Oracle's SPFILE - Part 1
August 17, 2004
Oracle requires an initialization file to define the attributes and characteristics of the starting instance and the connecting sessions there of. We are aware of the Initialization parameter file (also referred as init.ora file or PFILE). This file holds the setup parameters that define the attribute of the instance that is being started. Administrators can control, tune and optimize an instance by setting and modifying the initialization parameters in this file.
Some parameters can be dynamically modified to affect the present instance, while others require the instance to be brought down so that changes can take affect. This remains the same when using PFILE or SPFILE. A simple search on the net will reveal a lot of information regarding PFILE and SPFILE.
Parameter files are by default situated in $ORACLE_HOME/dbs (on UNIX) or %ORACLE_HOME%\database (on Windows) directory.
SPFILE stands for Server Parameter File. It is an extension of the initialization parameter storage mechanism, which allows some additional advantages as compared to the simple text based init.ora file. This feature aims at advancing towards Oracle's self-tuning capabilities. As the name states, the file is present on the server side and is not required on the client to start the instance.
Which SPFILE on startup
If you have multiple SPFILEs, it will be confusing to identify which file is linked to which instance. By default, the SPFILE name is spfile<sid>.ora. This information can be identified by looking at the below logs/views:
1. The alert log can be looked at. If the log shows the SPFILE parameter in "System parameters with non-default value" section, then it is clear that the instance was started with the pfile internally calling the SPFILE using the parameter.
2. Check the SPFILE parameter value in V$PARAMETER view.
ALTER SYSTEM command for SPFILE
SPFILE can be modified by using the ALTER SYSTEM command. This command allows us to set and reset the parameter values.
alter system set <parameter>=<value> scope=<memory/spfile/both> comment=<'comments'> deferred sid=<sid, *>
The SCOPE clause of the command decides how the changes will take effect. This option can have the following values:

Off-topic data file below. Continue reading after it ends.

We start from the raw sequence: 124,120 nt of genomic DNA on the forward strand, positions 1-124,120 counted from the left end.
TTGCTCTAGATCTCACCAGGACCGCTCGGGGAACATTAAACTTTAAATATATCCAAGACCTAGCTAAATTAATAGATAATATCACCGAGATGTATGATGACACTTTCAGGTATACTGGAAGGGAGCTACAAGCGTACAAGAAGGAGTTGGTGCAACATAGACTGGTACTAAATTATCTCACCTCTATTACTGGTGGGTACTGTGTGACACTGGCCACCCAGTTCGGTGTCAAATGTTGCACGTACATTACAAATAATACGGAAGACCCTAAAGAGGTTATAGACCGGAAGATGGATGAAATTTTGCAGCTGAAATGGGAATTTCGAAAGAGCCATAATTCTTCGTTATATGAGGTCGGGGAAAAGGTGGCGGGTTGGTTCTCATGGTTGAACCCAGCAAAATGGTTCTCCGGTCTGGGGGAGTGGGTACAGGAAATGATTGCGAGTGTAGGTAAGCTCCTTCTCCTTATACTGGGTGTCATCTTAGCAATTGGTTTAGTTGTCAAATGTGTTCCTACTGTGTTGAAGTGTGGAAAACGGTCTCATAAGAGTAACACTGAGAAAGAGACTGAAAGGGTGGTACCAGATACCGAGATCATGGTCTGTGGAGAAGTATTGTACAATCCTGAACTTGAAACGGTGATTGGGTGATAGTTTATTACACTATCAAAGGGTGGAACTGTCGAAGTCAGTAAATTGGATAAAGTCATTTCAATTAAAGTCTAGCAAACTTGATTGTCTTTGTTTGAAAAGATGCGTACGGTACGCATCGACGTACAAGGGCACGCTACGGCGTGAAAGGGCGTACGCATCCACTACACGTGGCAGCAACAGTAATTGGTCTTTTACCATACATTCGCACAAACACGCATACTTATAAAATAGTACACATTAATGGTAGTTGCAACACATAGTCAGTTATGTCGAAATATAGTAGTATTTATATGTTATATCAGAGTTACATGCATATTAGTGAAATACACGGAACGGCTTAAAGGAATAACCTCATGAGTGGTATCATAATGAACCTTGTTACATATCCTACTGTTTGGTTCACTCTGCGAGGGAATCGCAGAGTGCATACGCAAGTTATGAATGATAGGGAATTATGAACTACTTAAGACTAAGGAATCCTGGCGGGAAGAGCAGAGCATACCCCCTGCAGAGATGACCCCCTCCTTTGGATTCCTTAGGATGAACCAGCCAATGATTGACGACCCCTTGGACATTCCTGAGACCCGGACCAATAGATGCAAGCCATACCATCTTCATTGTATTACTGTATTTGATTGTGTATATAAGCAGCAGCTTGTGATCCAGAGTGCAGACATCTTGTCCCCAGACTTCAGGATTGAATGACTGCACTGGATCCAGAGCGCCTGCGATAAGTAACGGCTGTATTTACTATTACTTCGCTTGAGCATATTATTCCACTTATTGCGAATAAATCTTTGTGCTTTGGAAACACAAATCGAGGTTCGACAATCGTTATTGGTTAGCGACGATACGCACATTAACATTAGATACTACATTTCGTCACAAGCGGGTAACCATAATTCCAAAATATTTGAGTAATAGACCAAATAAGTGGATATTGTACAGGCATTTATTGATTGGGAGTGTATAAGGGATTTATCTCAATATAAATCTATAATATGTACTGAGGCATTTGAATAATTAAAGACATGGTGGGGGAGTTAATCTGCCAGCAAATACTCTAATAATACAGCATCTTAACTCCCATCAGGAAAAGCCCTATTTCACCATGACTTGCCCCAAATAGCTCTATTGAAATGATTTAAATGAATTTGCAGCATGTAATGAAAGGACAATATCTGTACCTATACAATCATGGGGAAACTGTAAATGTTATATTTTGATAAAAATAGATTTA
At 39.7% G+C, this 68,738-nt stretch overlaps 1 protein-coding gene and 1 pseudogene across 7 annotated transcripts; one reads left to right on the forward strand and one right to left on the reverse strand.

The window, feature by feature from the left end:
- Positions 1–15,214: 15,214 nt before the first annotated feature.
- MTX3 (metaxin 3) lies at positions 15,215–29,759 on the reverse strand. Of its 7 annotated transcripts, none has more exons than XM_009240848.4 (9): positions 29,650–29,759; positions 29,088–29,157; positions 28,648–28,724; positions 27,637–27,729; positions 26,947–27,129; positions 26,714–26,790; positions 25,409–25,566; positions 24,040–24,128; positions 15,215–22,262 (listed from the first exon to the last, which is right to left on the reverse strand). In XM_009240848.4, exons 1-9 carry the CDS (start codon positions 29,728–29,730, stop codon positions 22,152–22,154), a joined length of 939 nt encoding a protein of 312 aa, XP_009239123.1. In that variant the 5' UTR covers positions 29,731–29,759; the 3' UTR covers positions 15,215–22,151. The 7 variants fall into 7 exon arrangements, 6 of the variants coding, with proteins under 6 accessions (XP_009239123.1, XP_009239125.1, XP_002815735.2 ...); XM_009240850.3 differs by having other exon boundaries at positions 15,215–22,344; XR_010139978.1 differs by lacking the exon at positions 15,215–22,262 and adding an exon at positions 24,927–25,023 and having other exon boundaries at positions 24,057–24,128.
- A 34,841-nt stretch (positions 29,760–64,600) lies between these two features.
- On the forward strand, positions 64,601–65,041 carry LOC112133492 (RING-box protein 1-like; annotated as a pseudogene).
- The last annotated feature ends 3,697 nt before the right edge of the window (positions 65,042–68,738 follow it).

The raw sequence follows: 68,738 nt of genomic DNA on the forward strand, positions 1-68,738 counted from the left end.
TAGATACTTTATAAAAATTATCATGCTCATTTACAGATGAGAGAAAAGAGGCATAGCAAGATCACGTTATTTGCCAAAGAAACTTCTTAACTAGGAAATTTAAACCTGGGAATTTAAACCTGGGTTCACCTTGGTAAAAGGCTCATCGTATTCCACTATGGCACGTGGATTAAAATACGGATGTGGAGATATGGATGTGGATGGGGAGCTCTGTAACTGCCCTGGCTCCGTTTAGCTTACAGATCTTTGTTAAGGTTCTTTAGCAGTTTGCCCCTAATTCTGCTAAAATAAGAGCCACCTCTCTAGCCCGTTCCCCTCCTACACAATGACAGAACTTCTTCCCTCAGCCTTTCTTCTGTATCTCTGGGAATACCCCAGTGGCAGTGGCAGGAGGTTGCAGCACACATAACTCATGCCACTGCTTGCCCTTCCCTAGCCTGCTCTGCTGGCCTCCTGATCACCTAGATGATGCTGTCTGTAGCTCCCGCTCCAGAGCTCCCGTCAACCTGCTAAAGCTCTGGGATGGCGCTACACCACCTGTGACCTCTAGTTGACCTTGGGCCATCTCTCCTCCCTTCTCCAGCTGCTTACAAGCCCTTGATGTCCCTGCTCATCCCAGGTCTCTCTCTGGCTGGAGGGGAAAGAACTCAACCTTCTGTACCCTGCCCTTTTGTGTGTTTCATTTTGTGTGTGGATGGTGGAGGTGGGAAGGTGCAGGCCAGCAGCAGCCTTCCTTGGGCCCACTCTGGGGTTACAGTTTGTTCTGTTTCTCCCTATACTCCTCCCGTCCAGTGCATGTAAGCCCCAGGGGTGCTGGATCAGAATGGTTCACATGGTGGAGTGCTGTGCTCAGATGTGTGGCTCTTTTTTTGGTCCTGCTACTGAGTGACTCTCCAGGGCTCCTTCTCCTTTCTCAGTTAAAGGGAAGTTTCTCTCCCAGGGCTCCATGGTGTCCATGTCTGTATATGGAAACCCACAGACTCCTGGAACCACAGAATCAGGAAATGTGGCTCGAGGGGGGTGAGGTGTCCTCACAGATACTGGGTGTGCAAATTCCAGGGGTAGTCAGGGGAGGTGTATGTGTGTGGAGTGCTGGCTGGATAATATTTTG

MEMORY - changes are active for the current instance only and are lost on restart.
SPFILE - changes are stored in the SPFILE and are activated on the next startup, the presently active instance is not affected. Static parameters need this option to change their values.
BOTH - changes are effective immediately for the present instance and are stored in SPFILE for future startups. This is the default.
COMMENT is optional and can be specified to store remarks or audit information.
DEFERRED option is used to set parameter values for future connecting sessions. Currently active sessions are not affected and they retain the old parameter value. The option is required for parameters that have the ISSSYS_MODIFIABLE column value in V$PARAMETER set to 'DEFERRED'. It is optional if the ISSYS_MODIFIABLE value is set to 'IMMEDIATE'. For static parameters, this cannot be specified.
The SID clause is valid for Real Application Clusters only. Setting this to a specific SID value changes the parameter value for that particular instance only. Setting this to '*' will affect all instances on the cluster--this is the default if the instance was started using the SPFILE. If the instance was started using PFILE then Oracle assumes the current instance as default.
On starting the instance
When an instance is started, if SPFILE is present, it will be used; otherwise, Oracle searches for a default PFILE. If a PFILE is explicitly specified in the STARTUP command Oracle uses it.
SQL> startup pfile=initdb1.ora
In the above case, the PFILE can also have an SPFILE parameter set so that a different SPFILE can be used to start the instance rather than the default one.
There is no option to specify an SPFILE manually while starting the database. This is identified and picked up by Oracle either by using the SPFILE parameter in PFILE or by searching the default paths.
In the next part of this series, we will cover (with examples) the various ways of working with SPFILE and some common issues encountered.